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what to buy?

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  • what to buy?

    ok i kno stay on the outside aisles...
    but do i buy whole chickens? (dont even kno how to cook these)
    which cuts of beef?
    do i buy reg bacon since i seriously can not afford heeps of nitrate free bacon?
    I am the creator of my reality

  • #2
    Buy meat, veggies, fruits.
    The type and cut of meat that you buy depends on preference, cooking method, and budget. My family buys a lot of whole chickens and chicken thighs because they're cheap and have good fat content. If you're going to buy normal bacon, you probably want to take it easy on the consumption.

    Meat is the most expensive part of eating Primally - we eat a lot of ground beef and cheaper chicken, with occasional pricier cuts to fend off boredom. Also, lots of eggs!
    In your face, Space Coyote!


    • #3
      Buy veggies: shoot for assorted colors. I typically always buy a big bag of cut kale or collards, a few SMALL sweet potatoes, cauliflower, cabbage, onions, carrots and then whatever else looks good and is in season. Cauliflower is so's kinda become a staple. You can mash it to make "mashed potatos" or rice it to make "rice" or just add it to soups, stews or curries. I also always buy a big tub of mixed greens for salads.

      Buy meat: shoot for a variety of types and cuts. Some chicken, some beef, some pork.

      Buy spices: LOTS. You should have a lot of different spices in your pantry to give you flavoring options.

      Buy coconut milk: I keep several cans in the pantry b/c it's easy to make a curry...or a dessert...or a smoothie...I :heart coconut milk!

      Oils: I keep coconut oil and olive oil on hand, as well as grass fed butter. That pretty much takes care of cooking fats as well as salad dressings and other food toppings. Make a veggie that came out less than great? A bit of butter makes just about anything better LOL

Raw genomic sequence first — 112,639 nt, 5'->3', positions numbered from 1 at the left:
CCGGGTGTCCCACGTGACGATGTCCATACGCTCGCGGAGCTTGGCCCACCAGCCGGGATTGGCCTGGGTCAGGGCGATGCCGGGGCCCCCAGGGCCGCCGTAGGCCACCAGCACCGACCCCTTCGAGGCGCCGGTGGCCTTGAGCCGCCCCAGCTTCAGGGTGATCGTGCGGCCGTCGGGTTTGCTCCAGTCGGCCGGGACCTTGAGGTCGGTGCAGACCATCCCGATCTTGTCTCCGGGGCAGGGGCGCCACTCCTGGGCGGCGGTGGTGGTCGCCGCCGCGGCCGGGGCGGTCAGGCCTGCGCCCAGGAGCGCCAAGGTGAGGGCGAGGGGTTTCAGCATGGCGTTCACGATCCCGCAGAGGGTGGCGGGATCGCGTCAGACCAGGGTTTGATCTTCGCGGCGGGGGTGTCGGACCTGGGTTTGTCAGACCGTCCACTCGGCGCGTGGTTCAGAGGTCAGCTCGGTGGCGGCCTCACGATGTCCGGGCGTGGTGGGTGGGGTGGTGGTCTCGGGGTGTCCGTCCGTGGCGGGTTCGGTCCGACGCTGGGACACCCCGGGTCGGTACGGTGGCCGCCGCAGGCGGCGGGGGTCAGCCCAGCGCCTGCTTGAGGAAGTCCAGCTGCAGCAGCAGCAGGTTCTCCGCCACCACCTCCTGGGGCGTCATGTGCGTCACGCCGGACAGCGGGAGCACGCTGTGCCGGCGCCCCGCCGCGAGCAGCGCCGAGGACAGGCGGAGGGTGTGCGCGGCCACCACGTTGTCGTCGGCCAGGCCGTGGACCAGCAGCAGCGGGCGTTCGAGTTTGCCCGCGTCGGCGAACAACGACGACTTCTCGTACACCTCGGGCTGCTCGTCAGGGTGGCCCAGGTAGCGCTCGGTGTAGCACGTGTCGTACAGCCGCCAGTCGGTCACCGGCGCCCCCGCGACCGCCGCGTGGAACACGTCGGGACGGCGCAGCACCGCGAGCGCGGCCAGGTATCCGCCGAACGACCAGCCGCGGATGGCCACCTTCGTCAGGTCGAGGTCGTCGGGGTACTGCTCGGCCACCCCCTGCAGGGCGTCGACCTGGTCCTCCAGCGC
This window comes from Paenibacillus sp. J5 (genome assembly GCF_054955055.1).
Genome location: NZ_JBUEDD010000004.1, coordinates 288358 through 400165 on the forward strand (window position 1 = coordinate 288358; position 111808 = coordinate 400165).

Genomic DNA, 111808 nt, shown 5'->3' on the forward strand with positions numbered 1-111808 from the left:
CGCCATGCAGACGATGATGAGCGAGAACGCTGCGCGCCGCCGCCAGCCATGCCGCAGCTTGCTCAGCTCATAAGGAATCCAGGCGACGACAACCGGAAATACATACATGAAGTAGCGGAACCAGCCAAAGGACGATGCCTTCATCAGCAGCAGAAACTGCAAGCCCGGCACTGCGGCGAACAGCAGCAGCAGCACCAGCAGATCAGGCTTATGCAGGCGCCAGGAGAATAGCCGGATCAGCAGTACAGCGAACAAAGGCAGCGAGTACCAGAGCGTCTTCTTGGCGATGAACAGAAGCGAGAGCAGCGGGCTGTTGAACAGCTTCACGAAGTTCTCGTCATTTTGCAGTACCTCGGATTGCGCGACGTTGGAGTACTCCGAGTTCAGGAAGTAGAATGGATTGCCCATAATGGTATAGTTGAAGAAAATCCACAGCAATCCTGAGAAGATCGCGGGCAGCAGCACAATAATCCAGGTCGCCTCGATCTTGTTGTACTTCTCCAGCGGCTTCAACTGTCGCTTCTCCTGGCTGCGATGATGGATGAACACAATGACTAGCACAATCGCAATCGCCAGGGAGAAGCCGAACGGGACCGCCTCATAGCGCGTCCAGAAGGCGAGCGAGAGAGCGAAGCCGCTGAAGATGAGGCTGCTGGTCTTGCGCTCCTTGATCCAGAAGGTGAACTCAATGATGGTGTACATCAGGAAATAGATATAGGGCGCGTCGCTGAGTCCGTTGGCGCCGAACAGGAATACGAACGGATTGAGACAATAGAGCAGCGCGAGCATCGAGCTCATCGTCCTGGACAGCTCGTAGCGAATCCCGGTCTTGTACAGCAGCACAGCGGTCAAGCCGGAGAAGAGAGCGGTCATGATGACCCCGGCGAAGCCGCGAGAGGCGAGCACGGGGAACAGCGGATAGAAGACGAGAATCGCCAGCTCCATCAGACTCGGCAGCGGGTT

If you haven't bought the primal blueprint cookbook and are new to shopping/cooking, I highly recommend you get the cookbook. Lots of really easy, basic recipes. If you've never made a curry before, the book will get your foot in the door. Don't know how to make pot roast? The book has a few good basic starting points.
      Last edited by kennelmom; 09-25-2010, 06:11 AM.
      Heather and the hounds - Make a Fast Friend, Adopt a Greyhound!


      • #4
        We used to get whole chickens but don't like the breast meat much so usually we get thighs now with skin and rotate with what's one sale once in a while. I wouldn't worry at all about going nitrate free personally. Unless you get it fresh off the pick it's at least cured with celery salts which have nitrates and vegetables have more nitrates than you'll ever get in bacon if you're eating traditional PB.

        Added to what kennelmom said about cauliflower mashed potatoes, if you're not against something more starchy parsnips are great like that too and so are sweet potatoes/yams.

        I second the recommendation for both books. The cookbook has a lot of great recipes. We just started making creamed kale and it's delicious.